Every family tree seems to have that elusive ancestor that just doesn’t want to be found. My family tree has several.
On my mother’s side of the family, I have had a wealth of information handed down to me. Photos, previous family trees (some not so correct), books about famous family members, and even a book about the county most of my family comes from.
Even with all theses documents, I’ve hit a few brick walls. But nothing like the brick walls I have hit my father’s side of the family.
When I started this journey, I really did not know anything about my father’s family, other than every Sunday afternoon we made an appearance at my Grandmother’s for a visit. His siblings lived far away, so there were no cousins on his side for us to play with. While my parents talked to my grandmother and step-grandfather, us children were banished to the yard to run around, chase the dog, and make noise.
For years I assumed my dad’s biological father had passed away when my dad was young. My grandmother was remarried, and I knew her husband was my step-grandfather (that had never been a secret), but where was my grandfather?
My family tree on my father’s side consisted of him and his siblings, his mother, and then nothing. My grandmother would not talk about her family or upbringing and as far as she was concerned, my grandfather did not exist. My dad never spoke of his biological father and when asked, named his stepfather as his dad. My uncles would only say that their father was dead. I only had one person left to ask, I got brave and called my aunt.
The phone call was the jackpot I had hoped for. She could not provide his birthday or marriage dates, but she did point out to me that I already knew my grandfather’s name since one of his sons was a junior.
I started taking notes.
She told me my grandmothers maiden name, birthday, and that she and my grandfather were married when my grandmother was very young. My grandfather was a great deal older than my grandmother and had left them when my father was about 6 or 7.
My aunt was also willing to read her birth certificate to me over the phone and tell me when and where each of her siblings were born. This was a great start!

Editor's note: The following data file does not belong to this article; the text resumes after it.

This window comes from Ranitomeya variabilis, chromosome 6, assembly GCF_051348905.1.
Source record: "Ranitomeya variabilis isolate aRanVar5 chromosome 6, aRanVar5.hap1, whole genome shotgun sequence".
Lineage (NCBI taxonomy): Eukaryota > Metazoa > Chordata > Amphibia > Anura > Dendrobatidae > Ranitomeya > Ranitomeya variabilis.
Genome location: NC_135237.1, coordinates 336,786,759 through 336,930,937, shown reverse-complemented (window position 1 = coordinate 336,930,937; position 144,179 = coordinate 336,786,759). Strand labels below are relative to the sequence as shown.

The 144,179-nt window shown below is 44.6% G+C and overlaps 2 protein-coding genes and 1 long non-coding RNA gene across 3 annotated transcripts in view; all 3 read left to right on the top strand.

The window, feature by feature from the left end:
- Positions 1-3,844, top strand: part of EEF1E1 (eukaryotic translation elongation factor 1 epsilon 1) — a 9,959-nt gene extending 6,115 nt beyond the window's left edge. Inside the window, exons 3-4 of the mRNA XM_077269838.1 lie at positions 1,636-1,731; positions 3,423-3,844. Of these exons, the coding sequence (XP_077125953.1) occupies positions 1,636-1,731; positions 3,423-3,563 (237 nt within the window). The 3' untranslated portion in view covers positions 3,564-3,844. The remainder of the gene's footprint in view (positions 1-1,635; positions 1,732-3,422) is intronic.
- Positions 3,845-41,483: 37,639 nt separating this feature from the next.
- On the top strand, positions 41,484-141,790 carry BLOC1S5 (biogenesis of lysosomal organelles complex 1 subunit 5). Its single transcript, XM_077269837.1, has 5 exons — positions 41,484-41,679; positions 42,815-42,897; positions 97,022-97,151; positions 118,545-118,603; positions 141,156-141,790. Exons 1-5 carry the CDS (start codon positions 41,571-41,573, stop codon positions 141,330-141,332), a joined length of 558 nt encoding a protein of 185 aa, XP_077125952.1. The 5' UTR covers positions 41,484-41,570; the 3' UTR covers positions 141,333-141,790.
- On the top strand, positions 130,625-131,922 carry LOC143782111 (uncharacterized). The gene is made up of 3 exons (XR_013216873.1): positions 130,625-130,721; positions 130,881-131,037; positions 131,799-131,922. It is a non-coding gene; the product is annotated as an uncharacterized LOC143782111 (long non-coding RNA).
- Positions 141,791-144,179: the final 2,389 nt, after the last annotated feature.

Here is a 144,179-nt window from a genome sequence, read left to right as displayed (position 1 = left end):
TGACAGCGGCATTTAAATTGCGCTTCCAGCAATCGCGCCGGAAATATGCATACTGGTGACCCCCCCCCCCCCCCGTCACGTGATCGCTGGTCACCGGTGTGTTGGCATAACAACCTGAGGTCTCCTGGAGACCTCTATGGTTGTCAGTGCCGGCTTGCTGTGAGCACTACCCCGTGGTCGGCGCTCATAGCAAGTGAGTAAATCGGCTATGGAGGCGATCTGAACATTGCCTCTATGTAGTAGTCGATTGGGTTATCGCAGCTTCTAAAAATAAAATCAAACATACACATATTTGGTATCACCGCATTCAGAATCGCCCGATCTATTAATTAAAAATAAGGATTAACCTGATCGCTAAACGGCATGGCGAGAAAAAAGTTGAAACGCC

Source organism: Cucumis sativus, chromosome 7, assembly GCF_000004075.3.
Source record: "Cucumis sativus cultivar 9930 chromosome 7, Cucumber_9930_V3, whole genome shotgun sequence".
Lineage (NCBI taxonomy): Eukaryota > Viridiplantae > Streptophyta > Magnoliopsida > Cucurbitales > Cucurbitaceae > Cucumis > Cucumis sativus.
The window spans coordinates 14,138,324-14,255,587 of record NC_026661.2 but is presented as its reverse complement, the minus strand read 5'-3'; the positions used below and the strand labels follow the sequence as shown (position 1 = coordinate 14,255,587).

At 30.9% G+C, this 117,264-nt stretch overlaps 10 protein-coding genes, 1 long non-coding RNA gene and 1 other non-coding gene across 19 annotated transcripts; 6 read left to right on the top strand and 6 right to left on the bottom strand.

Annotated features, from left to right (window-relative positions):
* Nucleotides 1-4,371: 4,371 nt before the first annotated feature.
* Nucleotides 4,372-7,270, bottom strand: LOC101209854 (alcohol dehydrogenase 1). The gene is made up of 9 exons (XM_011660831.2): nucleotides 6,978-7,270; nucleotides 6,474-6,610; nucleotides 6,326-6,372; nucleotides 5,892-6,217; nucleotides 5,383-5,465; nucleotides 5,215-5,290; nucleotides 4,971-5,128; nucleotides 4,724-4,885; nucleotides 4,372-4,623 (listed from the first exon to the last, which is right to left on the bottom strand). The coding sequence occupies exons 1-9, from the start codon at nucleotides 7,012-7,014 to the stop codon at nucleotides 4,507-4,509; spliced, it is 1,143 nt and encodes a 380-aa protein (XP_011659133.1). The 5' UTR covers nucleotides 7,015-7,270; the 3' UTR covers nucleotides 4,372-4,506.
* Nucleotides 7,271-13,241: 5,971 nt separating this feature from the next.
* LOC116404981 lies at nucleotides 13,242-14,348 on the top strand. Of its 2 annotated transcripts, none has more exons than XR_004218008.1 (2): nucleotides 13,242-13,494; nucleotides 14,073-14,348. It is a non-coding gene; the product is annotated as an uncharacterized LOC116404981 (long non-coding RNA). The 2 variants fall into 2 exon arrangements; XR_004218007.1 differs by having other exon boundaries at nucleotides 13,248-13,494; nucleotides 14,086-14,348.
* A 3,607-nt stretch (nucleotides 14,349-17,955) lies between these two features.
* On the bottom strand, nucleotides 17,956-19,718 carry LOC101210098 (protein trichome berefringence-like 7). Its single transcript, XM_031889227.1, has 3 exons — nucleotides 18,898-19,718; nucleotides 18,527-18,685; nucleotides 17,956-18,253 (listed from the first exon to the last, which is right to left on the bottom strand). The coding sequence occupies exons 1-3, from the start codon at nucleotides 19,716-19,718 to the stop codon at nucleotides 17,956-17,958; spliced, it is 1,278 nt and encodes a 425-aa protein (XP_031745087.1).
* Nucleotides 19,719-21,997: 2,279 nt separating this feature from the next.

What do I know about my ancestor?
When researching my family history, I feel a bit like a detective. You take what clues you have and make the most of them. From the conversation with my aunt (who was the oldest child), I now knew my grandfather’s full name, where he was the years my father and his siblings were born, the approximate year he left, his wife’s name at the time (my grandmother), and that he was older than my grandmother by a good many years.
This gave me several strong leads. I now had to decide where to start looking.
A genealogy task list
The first thing I did was make a list that included all of the details I had learned plus everything I already knew from observation.
- My grandparents’ names
- Their children’s names
- Their residence when each child was born
- My grandmother’s 2nd marriage information
- My grandmother’s last known residence
Now it was time to start looking at these clues and creating a plan of attack. What information could each one of these clues give me, and where could I find the information?
I then wrote a list of things I wanted to know about my grandparents and any questions I had.
- When are their birthdays?
- Where were they married?
- Who were their parents?
- Did they have siblings?
- Did they divorce, or just separate?
- When did my grandfather pass away?
Soon I realized, I had a lot of questions.
Finding census records online